Neurotransmission relies on the tight spatial and temporal regulation of the synaptic vesicle (SV) cycle. The average nerve terminal contains large amounts of presynaptic proteins, above 100 mg/ml according to quantitative analyses, and SVs, mitochondria and other organelles occupy nearly half of the volume of the nerve terminal. We are fascinated by how cytosol remains soluble to allow metabolic processes to occur concomitantly in space and time. The goal of Milovanovic Lab is to understand: How is the spatial organization of organelles and macromolecules regulated in the crowded environment of the cytosol at the nerve terminal?
We hypothesize that the presence of intrinsically disordered regions (IDRs)–low amino acid complexity sequences that do not fold into any stable secondary or tertiary structure—plays an essential role in balancing the solubility with the spatial patterning. Many proteins involved in the synaptic vesicle recycling contain long IDRs. Recently, it was shown that synapsin 1, a highly abundant synaptic protein, forms a distinct liquid phase in an aqueous environment (Fig. 1) (Milovanovic et al., 2018). Synapsin condensates are reaction centers able to sequester lipid vesicles. This mechanism helped to explain how hundreds of SVs are kept into distinct clusters while maintaining their high mobility (Milovanovic and De Camilli, 2017).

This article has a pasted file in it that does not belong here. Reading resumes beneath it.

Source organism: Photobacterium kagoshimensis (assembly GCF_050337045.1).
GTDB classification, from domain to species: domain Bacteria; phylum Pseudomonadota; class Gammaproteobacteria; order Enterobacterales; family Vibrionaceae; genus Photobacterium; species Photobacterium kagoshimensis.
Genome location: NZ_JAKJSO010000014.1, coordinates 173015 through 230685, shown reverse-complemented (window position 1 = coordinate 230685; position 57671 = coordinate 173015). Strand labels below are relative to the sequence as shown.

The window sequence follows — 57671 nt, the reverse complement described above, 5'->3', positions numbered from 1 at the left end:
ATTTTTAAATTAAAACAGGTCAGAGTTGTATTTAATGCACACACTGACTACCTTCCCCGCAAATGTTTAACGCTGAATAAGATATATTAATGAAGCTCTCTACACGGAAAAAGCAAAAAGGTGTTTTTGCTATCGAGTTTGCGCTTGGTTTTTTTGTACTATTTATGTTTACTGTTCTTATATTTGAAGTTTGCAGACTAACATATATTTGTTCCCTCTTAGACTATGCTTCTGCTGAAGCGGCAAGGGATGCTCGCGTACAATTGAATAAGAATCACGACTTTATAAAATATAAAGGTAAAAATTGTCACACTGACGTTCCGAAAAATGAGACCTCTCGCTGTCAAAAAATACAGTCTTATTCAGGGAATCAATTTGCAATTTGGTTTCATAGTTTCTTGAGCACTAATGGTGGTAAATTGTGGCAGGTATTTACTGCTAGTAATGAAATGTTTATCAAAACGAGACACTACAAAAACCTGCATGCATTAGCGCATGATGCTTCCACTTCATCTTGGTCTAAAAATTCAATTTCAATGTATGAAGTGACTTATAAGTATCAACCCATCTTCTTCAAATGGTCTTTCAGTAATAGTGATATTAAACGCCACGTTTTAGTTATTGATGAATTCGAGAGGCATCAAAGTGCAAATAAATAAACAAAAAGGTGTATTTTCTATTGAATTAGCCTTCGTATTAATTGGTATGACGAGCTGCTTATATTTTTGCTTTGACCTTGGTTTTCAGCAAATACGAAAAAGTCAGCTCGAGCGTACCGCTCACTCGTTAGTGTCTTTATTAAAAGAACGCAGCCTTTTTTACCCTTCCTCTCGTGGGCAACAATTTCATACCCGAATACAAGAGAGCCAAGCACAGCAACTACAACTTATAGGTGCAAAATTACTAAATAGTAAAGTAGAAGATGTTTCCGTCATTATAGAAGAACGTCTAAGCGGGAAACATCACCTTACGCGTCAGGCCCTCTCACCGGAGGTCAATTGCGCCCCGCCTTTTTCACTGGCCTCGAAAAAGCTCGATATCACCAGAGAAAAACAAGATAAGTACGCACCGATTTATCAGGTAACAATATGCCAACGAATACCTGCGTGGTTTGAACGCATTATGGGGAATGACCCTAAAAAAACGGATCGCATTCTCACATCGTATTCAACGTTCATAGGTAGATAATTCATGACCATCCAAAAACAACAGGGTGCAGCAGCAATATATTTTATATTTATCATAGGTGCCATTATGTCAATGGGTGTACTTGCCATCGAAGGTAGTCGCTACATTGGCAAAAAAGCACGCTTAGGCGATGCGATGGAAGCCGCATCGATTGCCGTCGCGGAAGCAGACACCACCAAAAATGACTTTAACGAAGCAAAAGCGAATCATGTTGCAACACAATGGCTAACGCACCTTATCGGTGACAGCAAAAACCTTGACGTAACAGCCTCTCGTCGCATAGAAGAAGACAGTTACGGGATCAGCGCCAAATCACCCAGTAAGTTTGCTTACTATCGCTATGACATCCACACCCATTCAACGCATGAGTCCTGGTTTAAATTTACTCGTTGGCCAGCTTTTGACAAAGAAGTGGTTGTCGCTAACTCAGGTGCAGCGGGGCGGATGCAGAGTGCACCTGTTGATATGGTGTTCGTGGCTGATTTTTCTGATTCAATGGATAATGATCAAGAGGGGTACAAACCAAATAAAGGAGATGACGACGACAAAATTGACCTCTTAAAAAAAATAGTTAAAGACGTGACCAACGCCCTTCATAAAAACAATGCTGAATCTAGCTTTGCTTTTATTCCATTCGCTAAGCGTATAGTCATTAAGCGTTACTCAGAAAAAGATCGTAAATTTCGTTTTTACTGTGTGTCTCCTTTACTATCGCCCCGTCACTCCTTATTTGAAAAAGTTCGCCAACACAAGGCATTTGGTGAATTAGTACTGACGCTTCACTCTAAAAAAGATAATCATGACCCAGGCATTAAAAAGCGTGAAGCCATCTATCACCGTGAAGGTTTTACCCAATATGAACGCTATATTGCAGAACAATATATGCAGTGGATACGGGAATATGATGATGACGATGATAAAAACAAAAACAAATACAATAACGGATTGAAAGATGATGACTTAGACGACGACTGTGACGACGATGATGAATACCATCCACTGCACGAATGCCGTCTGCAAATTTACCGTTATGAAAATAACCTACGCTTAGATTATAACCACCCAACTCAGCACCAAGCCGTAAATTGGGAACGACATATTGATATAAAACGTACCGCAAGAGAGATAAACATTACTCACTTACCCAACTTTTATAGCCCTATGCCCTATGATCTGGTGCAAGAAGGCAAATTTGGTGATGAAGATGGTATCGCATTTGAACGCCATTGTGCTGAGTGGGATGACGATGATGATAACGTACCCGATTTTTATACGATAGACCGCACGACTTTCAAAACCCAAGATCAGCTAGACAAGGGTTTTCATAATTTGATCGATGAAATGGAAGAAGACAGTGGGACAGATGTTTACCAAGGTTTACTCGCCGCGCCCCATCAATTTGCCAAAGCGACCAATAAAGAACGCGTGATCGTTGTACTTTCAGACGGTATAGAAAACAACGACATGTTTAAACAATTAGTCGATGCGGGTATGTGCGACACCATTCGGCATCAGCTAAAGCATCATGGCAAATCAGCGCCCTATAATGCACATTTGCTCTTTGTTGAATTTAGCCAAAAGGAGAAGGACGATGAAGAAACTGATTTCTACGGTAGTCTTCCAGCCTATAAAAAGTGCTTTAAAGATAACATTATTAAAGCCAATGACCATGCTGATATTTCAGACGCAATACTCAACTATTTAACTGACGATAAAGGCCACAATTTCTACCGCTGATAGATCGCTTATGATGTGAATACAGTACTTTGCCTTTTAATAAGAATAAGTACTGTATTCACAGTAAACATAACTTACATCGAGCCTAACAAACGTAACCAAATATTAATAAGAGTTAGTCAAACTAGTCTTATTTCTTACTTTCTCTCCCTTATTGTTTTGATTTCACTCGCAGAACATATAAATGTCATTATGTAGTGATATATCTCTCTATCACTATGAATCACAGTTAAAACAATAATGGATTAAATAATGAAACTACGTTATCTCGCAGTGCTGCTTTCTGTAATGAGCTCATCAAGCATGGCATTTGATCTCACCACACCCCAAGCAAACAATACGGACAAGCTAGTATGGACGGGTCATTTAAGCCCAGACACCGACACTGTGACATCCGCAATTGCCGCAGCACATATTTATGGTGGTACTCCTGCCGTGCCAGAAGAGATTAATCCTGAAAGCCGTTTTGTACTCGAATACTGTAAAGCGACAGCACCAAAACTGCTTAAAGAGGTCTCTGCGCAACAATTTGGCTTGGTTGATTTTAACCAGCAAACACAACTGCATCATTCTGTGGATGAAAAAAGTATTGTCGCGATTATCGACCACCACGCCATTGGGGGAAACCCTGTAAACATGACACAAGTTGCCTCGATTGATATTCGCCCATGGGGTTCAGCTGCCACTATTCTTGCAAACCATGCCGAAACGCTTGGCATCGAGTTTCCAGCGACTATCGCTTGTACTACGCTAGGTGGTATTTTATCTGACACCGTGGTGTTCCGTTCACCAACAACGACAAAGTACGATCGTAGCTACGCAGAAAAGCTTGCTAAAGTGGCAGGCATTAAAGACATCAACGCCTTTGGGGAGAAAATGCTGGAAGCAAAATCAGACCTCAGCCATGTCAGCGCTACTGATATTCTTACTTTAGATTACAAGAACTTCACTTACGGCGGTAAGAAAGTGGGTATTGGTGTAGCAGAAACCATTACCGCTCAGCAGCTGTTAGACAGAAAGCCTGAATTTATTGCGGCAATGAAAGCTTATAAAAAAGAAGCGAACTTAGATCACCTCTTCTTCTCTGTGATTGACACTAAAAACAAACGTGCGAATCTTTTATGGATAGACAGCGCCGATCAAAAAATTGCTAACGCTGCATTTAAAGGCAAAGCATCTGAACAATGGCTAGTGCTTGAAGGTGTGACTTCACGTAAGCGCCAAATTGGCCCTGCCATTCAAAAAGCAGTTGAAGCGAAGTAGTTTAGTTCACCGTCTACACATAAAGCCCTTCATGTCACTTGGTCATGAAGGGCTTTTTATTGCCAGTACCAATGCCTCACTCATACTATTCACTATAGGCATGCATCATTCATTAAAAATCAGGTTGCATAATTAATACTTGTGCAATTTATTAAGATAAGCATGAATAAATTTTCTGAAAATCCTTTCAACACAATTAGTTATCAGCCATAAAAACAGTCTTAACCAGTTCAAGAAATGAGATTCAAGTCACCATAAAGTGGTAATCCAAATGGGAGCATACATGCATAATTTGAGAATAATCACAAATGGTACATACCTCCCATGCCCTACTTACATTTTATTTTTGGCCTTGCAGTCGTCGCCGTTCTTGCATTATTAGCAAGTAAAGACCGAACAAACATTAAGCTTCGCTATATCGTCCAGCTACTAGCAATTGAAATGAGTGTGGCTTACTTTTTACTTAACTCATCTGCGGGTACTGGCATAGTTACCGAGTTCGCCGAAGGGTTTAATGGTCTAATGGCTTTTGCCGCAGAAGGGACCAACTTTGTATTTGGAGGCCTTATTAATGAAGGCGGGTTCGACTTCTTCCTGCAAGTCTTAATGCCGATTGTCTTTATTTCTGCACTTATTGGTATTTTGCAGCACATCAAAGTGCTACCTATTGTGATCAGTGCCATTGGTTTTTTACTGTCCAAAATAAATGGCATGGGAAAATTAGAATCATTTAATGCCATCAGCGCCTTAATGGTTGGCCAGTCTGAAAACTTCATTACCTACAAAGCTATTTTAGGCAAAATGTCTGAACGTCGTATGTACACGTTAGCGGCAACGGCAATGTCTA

Significance. Given the central roles of proteins with IDRs in the pathology of many neurodegenerative diseases, our work will open new diagnostic and therapeutic strategies to combat these diseases. For example, a-synuclein is involved in a family of diseases that include Parkinson's and Dementia with Lewy Bodies and contains an IDR. Tau, another neuronal protein that contains an IDR, is associated with Alzheimer's disease. Neuronal RNA-binding proteins such as hnRNPA1, FUS, TDP43 are all linked to Amyotrophic Lateral Sclerosis and Frontotemporal Dementia and contain IDRs. Classically, the hallmark of the abovementioned neurodegenerative diseases is misfolding and aggregation of these proteins/their IDRs. Strikingly, the recent analysis of human postmortem brain tissues of Parkinson's patients shows that aggregates are, in fact, a crowded medley of vesicular structures. Hence, it is of crucial importance to understand the underlying mechanisms that keep these central organellar components soluble and functional in the crowded environment of the nerve terminal.